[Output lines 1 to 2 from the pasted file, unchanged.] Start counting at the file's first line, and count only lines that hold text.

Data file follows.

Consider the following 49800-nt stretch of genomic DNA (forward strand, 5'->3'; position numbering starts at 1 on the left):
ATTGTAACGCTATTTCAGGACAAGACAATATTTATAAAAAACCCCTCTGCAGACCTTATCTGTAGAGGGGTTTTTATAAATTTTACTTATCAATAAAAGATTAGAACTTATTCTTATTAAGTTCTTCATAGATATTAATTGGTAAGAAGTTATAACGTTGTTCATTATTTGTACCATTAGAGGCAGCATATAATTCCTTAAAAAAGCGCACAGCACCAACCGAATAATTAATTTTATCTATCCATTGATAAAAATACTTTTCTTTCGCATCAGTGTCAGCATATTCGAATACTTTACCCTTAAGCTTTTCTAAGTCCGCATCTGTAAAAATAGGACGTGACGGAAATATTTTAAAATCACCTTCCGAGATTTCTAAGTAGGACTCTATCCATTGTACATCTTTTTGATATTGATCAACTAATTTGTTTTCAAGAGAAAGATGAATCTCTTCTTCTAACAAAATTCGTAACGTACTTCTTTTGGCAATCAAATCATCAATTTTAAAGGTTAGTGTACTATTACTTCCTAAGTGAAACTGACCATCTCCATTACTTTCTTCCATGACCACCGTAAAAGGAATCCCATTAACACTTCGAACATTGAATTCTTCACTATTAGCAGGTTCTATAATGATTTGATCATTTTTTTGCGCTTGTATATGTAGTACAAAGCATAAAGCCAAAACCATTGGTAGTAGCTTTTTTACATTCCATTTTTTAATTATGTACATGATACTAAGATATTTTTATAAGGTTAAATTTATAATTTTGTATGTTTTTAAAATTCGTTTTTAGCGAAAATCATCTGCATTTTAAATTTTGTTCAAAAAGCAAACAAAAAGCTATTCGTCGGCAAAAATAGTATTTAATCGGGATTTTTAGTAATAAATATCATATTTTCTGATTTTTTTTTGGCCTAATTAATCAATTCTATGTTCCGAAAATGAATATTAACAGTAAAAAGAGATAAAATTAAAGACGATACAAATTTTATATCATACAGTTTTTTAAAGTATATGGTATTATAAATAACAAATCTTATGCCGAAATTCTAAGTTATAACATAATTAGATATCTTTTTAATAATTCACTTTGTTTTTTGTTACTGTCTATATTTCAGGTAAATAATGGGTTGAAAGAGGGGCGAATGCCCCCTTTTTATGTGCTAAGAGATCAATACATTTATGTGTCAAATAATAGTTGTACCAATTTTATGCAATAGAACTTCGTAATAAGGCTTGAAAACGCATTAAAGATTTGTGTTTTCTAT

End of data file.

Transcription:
Consider the following 49800-nt stretch of genomic DNA (forward strand, 5'->3'; position numbering starts at 1 on the left):
ATTGTAACGCTATTTCAGGACAAGACAATATTTATAAAAAACCCCTCTGCAGACCTTATCTGTAGAGGGGTTTTTATAAATTTTACTTATCAATAAAAGATTAGAACTTATTCTTATTAAGTTCTTCATAGATATTAATTGGTAAGAAGTTATAACGTTGTTCATTATTTGTACCATTAGAGGCAGCATATAATTCCTTAAAAAAGCGCACAGCACCAACCGAATAATTAATTTTATCTATCCATTGATAAAAATACTTTTCTTTCGCATCAGTGTCAGCATATTCGAATACTTTACCCTTAAGCTTTTCTAAGTCCGCATCTGTAAAAATAGGACGTGACGGAAATATTTTAAAATCACCTTCCGAGATTTCTAAGTAGGACTCTATCCATTGTACATCTTTTTGATATTGATCAACTAATTTGTTTTCAAGAGAAAGATGAATCTCTTCTTCTAACAAAATTCGTAACGTACTTCTTTTGGCAATCAAATCATCAATTTTAAAGGTTAGTGTACTATTACTTCCTAAGTGAAACTGACCATCTCCATTACTTTCTTCCATGACCACCGTAAAAGGAATCCCATTAACACTTCGAACATTGAATTCTTCACTATTAGCAGGTTCTATAATGATTTGATCATTTTTTTGCGCTTGTATATGTAGTACAAAGCATAAAGCCAAAACCATTGGTAGTAGCTTTTTTACATTCCATTTTTTAATTATGTACATGATACTAAGATATTTTTATAAGGTTAAATTTATAATTTTGTATGTTTTTAAAATTCGTTTTTAGCGAAAATCATCTGCATTTTAAATTTTGTTCAAAAAGCAAACAAAAAGCTATTCGTCGGCAAAAATAGTATTTAATCGGGATTTTTAGTAATAAATATCATATTTTCTGATTTTTTTTTGGCCTAATTAATCAATTCTATGTTCCGAAAATGAATATTAACAGTAAAAAGAGATAAAATTAAAGACGATACAAATTTTATATCATACAGTTTTTTAAAGTATATGGTATTATAAATAACAAATCTTATGCCGAAATTCTAAGTTATAACATAATTAGATATCTTTTTAATAATTCACTTTGTTTTTTGTTACTGTCTATATTTCAGGTAAATAATGGGTTGAAAGAGGGGCGAATGCCCCCTTTTTATGTGCTAAGAGATCAATACATTTATGTGTCAAATAATAGTTGTACCAATTTTATGCAATAGAACTTCGTAATAAGGCTTGAAAACGCATTAAAGATTTGTGTTTTCTAT